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The Healers

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HENRIK HAD BEEN feeding the cat for over a week.

They met during one of his sojourns down to the basement, where he usually went after work to eat the lunch he didn't have time to eat during the day.

The basement had ceased to become a place of menace. He liked the quiet. It was somewhere he could sit and remember Roxanna with fondness, and John with a complicated mix of emotions. He often wondered why he didn't hate him more, but somehow he couldn't. He missed them both with an ache in his heart that would never go away.

The cat had approached him, probably because he was eating sushi at the time. As cats went, it was rather unprepossessing, being a strange bluey shade of white and with an odd red pigment to its eyes. Its tail was skinny and wonky, as if it had been broken at some point. 


He had looked down and there it was, tail gently swishing from side to side. It looked as if there would be no argument about the sushi. If Henrik didn't give it some, it would have just helped itself.

Since then, Henrik had fallen into a routine. At the end of the day he would go down to the basement with his Bento box and share a considerable portion of it with the cat. 

"What's your name then," he asked on the second day. Until then, he had assumed it was a stray, although it looked well-fed. 

"Meowrrrrrrrrp." The cat rubbed itself against his trousered leg, leaving a smattering of white hair.

It was very friendly. By the time Henrik decided he would take down some water and dry food, it was running up to him, rubbing around his legs and purring wildly. Henrik didn't understand the cause of this affection, apart from the sushi, but it rather pleased him.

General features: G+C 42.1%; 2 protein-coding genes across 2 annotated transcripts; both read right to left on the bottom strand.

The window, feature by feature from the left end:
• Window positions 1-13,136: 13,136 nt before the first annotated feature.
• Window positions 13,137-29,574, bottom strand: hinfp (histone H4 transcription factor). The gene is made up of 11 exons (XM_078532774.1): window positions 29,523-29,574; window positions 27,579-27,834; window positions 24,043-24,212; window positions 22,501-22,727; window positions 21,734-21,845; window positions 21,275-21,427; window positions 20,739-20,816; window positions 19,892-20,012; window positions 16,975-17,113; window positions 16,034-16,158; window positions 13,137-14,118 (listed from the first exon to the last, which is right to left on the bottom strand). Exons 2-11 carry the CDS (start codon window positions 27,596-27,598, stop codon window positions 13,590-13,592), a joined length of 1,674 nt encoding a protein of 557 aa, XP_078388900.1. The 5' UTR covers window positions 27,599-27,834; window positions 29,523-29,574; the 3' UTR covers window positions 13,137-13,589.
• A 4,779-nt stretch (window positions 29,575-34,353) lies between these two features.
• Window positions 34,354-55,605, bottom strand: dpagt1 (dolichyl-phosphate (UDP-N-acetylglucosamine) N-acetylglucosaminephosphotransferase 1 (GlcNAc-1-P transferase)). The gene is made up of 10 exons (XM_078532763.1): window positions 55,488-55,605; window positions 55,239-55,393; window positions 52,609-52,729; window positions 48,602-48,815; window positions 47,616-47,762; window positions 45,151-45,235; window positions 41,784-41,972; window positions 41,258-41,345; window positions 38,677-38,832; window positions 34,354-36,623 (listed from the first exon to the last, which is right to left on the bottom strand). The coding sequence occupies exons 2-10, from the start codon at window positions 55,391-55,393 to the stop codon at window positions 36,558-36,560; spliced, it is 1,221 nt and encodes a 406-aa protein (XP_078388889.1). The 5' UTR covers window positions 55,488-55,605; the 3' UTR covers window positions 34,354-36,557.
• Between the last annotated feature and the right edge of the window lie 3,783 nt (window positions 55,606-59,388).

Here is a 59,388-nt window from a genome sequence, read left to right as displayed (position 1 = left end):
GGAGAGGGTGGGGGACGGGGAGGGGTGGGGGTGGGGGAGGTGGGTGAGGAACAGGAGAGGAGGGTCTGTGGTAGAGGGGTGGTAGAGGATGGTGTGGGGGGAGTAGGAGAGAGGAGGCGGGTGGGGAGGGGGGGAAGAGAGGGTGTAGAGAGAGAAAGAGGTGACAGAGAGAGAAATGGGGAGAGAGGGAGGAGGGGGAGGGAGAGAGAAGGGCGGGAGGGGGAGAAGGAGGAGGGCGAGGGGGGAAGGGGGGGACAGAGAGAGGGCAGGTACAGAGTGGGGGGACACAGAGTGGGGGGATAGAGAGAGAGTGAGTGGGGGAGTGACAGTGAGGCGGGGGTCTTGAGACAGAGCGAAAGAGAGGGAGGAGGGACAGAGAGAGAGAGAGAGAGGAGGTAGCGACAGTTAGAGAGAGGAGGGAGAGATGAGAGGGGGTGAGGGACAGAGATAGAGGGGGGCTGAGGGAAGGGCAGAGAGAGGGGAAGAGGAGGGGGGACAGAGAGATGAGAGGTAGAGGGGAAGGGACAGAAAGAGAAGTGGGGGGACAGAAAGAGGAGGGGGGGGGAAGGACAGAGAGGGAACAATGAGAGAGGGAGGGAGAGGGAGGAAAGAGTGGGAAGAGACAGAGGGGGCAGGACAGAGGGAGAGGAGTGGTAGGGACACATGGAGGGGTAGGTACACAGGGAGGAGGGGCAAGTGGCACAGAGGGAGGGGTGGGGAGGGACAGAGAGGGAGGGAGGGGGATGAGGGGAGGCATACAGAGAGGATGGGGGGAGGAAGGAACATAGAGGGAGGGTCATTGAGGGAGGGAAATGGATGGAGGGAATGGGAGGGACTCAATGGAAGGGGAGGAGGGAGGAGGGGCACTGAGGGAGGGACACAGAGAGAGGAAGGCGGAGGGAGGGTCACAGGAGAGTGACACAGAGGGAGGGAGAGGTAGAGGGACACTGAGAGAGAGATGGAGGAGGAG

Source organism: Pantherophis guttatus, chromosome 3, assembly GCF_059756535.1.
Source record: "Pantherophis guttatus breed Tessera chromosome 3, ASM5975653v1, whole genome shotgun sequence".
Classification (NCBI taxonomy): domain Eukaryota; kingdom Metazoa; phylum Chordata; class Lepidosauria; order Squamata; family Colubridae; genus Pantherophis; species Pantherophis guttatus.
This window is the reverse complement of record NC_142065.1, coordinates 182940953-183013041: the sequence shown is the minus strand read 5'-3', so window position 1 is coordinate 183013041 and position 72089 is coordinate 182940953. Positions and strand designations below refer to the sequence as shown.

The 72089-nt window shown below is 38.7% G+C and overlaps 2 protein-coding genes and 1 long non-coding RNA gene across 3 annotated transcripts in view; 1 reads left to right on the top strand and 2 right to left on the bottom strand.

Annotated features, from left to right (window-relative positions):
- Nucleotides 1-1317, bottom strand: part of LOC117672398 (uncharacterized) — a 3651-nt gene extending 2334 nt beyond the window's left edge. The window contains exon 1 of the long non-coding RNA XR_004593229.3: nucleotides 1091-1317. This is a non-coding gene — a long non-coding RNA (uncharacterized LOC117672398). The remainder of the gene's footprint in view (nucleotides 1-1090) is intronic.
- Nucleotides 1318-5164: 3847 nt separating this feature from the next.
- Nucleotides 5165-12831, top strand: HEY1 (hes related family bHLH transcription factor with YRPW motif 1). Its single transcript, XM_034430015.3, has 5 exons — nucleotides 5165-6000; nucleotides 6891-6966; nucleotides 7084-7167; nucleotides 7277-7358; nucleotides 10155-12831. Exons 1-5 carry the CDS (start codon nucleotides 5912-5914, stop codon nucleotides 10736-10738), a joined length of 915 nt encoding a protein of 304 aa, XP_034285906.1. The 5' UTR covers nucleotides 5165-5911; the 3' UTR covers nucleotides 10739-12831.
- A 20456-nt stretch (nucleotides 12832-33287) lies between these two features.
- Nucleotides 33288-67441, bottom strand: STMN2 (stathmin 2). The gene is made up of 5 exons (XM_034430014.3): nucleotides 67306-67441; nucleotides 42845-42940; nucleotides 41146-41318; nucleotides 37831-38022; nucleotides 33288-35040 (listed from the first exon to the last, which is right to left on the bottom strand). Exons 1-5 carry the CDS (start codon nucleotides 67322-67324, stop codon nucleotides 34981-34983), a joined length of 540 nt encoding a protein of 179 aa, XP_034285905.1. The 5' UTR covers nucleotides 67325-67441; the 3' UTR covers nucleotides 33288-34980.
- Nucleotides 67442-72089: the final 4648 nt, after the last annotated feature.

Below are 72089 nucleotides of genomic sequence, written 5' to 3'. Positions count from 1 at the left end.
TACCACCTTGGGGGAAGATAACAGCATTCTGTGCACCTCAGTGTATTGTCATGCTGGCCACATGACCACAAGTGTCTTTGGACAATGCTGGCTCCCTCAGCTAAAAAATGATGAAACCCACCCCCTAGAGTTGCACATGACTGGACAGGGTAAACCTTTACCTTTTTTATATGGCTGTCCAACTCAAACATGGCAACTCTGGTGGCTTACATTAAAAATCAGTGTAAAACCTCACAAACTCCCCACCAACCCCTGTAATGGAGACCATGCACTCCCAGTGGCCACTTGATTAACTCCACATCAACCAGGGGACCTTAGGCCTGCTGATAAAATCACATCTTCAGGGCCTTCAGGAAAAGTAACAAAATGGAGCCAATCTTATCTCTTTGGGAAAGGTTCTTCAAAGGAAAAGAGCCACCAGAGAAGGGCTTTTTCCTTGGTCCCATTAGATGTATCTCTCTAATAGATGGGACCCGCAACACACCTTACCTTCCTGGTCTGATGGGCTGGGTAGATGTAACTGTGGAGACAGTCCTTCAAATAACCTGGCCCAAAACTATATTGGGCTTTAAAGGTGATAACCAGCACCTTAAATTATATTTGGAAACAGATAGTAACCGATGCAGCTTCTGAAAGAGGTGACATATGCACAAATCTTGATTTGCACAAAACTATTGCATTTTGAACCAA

However, when he suggested the cat come home with him, it ran away and hid. It seemed to be happy in the basement, living off a diet of small rodents and Henrik's lunch. In the end, he put a blanket down on the old mattress John had sometimes used when pulling all-nighters at the lab. 

One strange thing though. He was sure the blanket was in a different place every morning, but that was his imagination, of course. 


"ODIN, I HAVE YOUR supper," he called when he went down to the basement two weeks after their first meeting. 

The cat didn't appear. Henrik looked around, hoping it hadn't trapped itself in one of the cupboards. Nothing. 

Then he saw it, backed up against a corner, it's fur all puffed up, tail like a bottle-brush. A low growl rumbled continuously in its throat. 

"Whatever is the matter? It's all right. I won't hurt you." He reached his hand out to comfort the animal. 

"I wouldn't do that if I were you." 

The voice made him spin round. It sounded familiar, a long-loved soft Liverpudlian drawl. His heart began to beat rapidly.


"Not quite." 

He couldn't see the speaker. He was hidden in the shadows. 

"Who are you? How did you get in here?"

"Those questions have complicated answers. Who are you?" 

Henrik drew himself up to his full height. "I'm Henrik Hanssen, CEO of this hospital, and you shouldn't be here."

"You're absolutely right. I shouldn't, but I am. What date is it?"

"Show yourself please. I do not care for talking to shadows."

"And yet you do it all the time." The stranger stepped forward. 

Henrik gasped. The man was strangely dressed in a long frock coat, slim trousers and a cream waistcoat. He looked like a dandy, with a shock of long curly hair and a gold silk cravat. Other than the clothes and the hair, it could easily have been John twenty years before, right down to the startling blue eyes and heartbreaking smile. 

"Who are you?"

"All in good time. When are we? What date? What year? I was asleep when the Tardis touched down. Sometimes it does that. It can be quite unnerving. Are you all right? You look like you've seen a ghost. Very pale. You should eat more iron-rich food."

Henrik held up his hands. "Stop ... talking. You shouldn't be down here. This is private property and you need to leave."